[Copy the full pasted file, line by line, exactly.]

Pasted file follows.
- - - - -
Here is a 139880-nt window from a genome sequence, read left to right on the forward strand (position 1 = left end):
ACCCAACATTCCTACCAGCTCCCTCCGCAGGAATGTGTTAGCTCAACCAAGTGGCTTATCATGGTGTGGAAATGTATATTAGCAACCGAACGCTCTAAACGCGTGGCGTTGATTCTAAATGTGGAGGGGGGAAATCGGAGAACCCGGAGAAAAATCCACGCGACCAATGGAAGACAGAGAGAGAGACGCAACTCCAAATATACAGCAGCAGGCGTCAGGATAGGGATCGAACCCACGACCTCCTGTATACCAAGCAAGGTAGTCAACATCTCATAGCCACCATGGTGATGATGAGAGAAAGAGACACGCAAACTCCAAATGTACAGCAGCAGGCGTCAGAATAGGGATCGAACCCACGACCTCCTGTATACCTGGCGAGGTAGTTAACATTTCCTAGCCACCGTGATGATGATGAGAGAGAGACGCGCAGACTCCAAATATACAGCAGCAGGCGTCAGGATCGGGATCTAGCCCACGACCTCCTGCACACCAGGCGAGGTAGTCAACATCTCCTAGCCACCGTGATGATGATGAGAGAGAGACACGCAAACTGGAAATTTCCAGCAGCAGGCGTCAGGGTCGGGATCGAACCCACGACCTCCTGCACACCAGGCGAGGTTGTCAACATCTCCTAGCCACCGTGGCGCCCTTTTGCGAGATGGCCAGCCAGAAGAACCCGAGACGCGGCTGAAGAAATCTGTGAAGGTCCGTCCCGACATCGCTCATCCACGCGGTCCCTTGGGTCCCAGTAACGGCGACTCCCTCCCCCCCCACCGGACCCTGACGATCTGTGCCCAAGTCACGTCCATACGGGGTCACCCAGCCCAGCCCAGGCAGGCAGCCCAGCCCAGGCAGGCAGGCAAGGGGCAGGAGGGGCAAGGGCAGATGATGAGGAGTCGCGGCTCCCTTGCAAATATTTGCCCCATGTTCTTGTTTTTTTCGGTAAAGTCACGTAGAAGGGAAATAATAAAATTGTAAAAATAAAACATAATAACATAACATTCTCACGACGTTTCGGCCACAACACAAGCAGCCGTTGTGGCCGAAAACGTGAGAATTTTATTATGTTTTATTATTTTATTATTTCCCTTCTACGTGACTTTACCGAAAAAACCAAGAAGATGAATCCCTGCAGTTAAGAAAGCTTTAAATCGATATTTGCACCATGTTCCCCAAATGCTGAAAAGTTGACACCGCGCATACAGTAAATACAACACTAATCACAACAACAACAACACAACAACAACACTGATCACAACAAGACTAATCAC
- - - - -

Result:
Here is a 139880-nt window from a genome sequence, read left to right on the forward strand (position 1 = left end):
ACCCAACATTCCTACCAGCTCCCTCCGCAGGAATGTGTTAGCTCAACCAAGTGGCTTATCATGGTGTGGAAATGTATATTAGCAACCGAACGCTCTAAACGCGTGGCGTTGATTCTAAATGTGGAGGGGGGAAATCGGAGAACCCGGAGAAAAATCCACGCGACCAATGGAAGACAGAGAGAGAGACGCAACTCCAAATATACAGCAGCAGGCGTCAGGATAGGGATCGAACCCACGACCTCCTGTATACCAAGCAAGGTAGTCAACATCTCATAGCCACCATGGTGATGATGAGAGAAAGAGACACGCAAACTCCAAATGTACAGCAGCAGGCGTCAGAATAGGGATCGAACCCACGACCTCCTGTATACCTGGCGAGGTAGTTAACATTTCCTAGCCACCGTGATGATGATGAGAGAGAGACGCGCAGACTCCAAATATACAGCAGCAGGCGTCAGGATCGGGATCTAGCCCACGACCTCCTGCACACCAGGCGAGGTAGTCAACATCTCCTAGCCACCGTGATGATGATGAGAGAGAGACACGCAAACTGGAAATTTCCAGCAGCAGGCGTCAGGGTCGGGATCGAACCCACGACCTCCTGCACACCAGGCGAGGTTGTCAACATCTCCTAGCCACCGTGGCGCCCTTTTGCGAGATGGCCAGCCAGAAGAACCCGAGACGCGGCTGAAGAAATCTGTGAAGGTCCGTCCCGACATCGCTCATCCACGCGGTCCCTTGGGTCCCAGTAACGGCGACTCCCTCCCCCCCCACCGGACCCTGACGATCTGTGCCCAAGTCACGTCCATACGGGGTCACCCAGCCCAGCCCAGGCAGGCAGCCCAGCCCAGGCAGGCAGGCAAGGGGCAGGAGGGGCAAGGGCAGATGATGAGGAGTCGCGGCTCCCTTGCAAATATTTGCCCCATGTTCTTGTTTTTTTCGGTAAAGTCACGTAGAAGGGAAATAATAAAATTGTAAAAATAAAACATAATAACATAACATTCTCACGACGTTTCGGCCACAACACAAGCAGCCGTTGTGGCCGAAAACGTGAGAATTTTATTATGTTTTATTATTTTATTATTTCCCTTCTACGTGACTTTACCGAAAAAACCAAGAAGATGAATCCCTGCAGTTAAGAAAGCTTTAAATCGATATTTGCACCATGTTCCCCAAATGCTGAAAAGTTGACACCGCGCATACAGTAAATACAACACTAATCACAACAACAACAACACAACAACAACACTGATCACAACAAGACTAATCAC